Book-Shaming Isn't Going To Dictate What I Read Anymore

A few weeks ago, I noticed that some of my Facebook friends had participated in one of those reading roundup-style online quizzes. You know, similar to the Rory Gilmore book challenge. Instead of the typical good-natured geeky competition (I’ve read more books than you!), though, this one was designed fora less feel-good purpose. “Books You’ll Never Brag About Having Read” asks you to identify all of the books you should apparently be ashamed of having on your bookshelf, including all of the Twilight series, several Dan Brown novels and the biographies of a couple of politicians, among others.

Though my friends who had posted the quiz obviously meant it to be fun, it didn’t sit right with me. My time studying literature in grad school had left me with conflicting feelings over what qualified as a “good” book, and my years taking the subway made me self-conscious of what I chose to read in public. Picking out a book for my daily commute was suddenly becoming stressful. Why did it feel like I was being judged for the book I was reading?

Or, to use a popular internet buzzword: why are we book-shaming?

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I recently wrote about my reluctance to read certain genres (specifically female-centric fantasy) in public, and was surprised that it was greeted with a resounding, “Me too!” from many of my friends. For once, I wasn’t being needlessly neurotic. One friend told me that she had a similar fear of being judged for what she was reading on public transportation, while another confessed he had actually disguised the cover when he read 50 Shades of Grey. Obviously, a lot of us are feeling insecure about what we’re reading. So what’s the issue?

It’s tempting to say that the problem is a gendered one, and to a certain extent, it is. After all, that quiz included a lot of romance novels, which tend to be written by women for a female audience. “Chicklit” is another much-maligned genre that’s mocked because of an obvious gender bias. However, there were plenty of male authors on that list as well (I’ll fight anyone who doesn’t appreciate Dan Brown), and I’ve read Jane Austen and Chimamanda Ngozi Adichie in public without feeling like anyone was looking down on me.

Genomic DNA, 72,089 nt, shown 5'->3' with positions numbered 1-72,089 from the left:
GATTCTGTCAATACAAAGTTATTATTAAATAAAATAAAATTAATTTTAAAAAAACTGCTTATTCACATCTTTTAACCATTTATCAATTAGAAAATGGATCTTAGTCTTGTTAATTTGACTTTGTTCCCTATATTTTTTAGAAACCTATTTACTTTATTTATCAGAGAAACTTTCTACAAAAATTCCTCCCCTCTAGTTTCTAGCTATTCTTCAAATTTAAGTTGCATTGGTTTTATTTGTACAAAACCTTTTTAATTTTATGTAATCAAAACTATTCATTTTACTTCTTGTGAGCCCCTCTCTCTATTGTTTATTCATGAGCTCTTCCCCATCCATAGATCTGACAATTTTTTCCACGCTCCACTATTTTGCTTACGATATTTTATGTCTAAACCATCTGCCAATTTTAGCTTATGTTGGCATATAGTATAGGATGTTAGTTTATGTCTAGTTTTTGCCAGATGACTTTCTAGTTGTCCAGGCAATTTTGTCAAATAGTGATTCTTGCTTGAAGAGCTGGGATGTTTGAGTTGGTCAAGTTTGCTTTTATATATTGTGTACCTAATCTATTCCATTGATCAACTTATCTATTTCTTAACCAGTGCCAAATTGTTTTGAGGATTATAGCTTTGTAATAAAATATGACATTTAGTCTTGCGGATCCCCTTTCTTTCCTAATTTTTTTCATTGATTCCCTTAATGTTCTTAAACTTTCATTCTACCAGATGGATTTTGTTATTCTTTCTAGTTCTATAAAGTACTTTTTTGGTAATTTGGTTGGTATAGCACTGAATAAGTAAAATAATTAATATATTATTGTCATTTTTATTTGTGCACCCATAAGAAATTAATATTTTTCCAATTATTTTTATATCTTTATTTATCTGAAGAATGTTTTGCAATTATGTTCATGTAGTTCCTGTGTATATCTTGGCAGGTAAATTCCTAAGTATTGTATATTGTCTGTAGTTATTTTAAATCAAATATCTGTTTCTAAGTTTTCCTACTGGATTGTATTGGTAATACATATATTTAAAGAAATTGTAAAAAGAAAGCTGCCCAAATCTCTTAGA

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Maybe the issue is bookworm snobbery. I had an undergraduate professor who constantly turned his nose up at genre fiction, and though my graduate professors weren’t nearly as rude, it’s still hard to shake the “cannon or bust” mentality three years later. Although the large, rational part of my brain knows that my fellow subway riders couldn’t care less whether I was reading Bridget Jones’s Diary or Crime and Punishment, I know that deep down I’m fighting my own internal prejudice. I may rail against anyone who thinks I’m a less “serious reader” because I like female-written fantasy, but am I not peeking at everyone else’s book covers and judging them too?

Whether the issue is straight snobbery, imposter syndrome, or a combination of the two, we readers need to be nicer to each other and to ourselves. Just because one person chooses to read Infinite Jest and another would rather read YA fiction doesn’t mean one is more of a “reader” than the other. I have two English degrees and I’ll read Sarah J. Maas over David Foster Wallace any day of the week.

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Likewise, we need to stop feeling guilty for reading books that others may not consider to be the most “literary”. No more calling a book you like a “guilty pleasure” because you think liking it may be embarrassing. If you like it, own up to it, and don’t let anyone tell you it’s not good enough. Guess what? I really like Eat, Pray, Love, and I read it whenever I’m sad. I don’t care how hard you’re judging me right now. From now on, I’ll read what I want and won’t justify my choices to anyone.

Now excuse me, I’m going to go reread The da Vinci Code for the tenth time.